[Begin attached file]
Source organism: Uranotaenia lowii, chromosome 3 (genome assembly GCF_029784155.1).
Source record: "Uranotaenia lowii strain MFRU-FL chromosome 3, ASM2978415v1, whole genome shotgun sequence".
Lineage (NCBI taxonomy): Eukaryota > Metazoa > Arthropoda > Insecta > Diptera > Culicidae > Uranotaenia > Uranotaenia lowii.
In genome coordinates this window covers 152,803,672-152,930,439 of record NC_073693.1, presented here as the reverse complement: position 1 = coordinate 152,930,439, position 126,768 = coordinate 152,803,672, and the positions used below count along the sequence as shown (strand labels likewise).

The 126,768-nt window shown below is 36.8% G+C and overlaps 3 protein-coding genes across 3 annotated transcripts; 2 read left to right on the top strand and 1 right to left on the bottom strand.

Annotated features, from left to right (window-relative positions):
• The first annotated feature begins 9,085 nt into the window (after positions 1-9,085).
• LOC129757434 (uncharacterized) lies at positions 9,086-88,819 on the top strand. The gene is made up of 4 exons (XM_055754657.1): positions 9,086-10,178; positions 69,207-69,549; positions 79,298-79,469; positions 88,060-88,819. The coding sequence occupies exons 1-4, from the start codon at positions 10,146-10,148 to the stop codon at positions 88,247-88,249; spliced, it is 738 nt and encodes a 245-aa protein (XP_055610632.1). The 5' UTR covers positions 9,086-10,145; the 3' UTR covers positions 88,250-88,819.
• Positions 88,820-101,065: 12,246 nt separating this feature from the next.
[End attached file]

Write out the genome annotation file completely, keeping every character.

Source organism: Uranotaenia lowii, chromosome 3 (genome assembly GCF_029784155.1).
Source record: "Uranotaenia lowii strain MFRU-FL chromosome 3, ASM2978415v1, whole genome shotgun sequence".
Lineage (NCBI taxonomy): Eukaryota > Metazoa > Arthropoda > Insecta > Diptera > Culicidae > Uranotaenia > Uranotaenia lowii.
In genome coordinates this window covers 152,803,672-152,930,439 of record NC_073693.1, presented here as the reverse complement: position 1 = coordinate 152,930,439, position 126,768 = coordinate 152,803,672, and the positions used below count along the sequence as shown (strand labels likewise).

The 126,768-nt window shown below is 36.8% G+C and overlaps 3 protein-coding genes across 3 annotated transcripts; 2 read left to right on the top strand and 1 right to left on the bottom strand.

Annotated features, from left to right (window-relative positions):
• The first annotated feature begins 9,085 nt into the window (after positions 1-9,085).
• LOC129757434 (uncharacterized) lies at positions 9,086-88,819 on the top strand. The gene is made up of 4 exons (XM_055754657.1): positions 9,086-10,178; positions 69,207-69,549; positions 79,298-79,469; positions 88,060-88,819. The coding sequence occupies exons 1-4, from the start codon at positions 10,146-10,148 to the stop codon at positions 88,247-88,249; spliced, it is 738 nt and encodes a 245-aa protein (XP_055610632.1). The 5' UTR covers positions 9,086-10,145; the 3' UTR covers positions 88,250-88,819.
• Positions 88,820-101,065: 12,246 nt separating this feature from the next.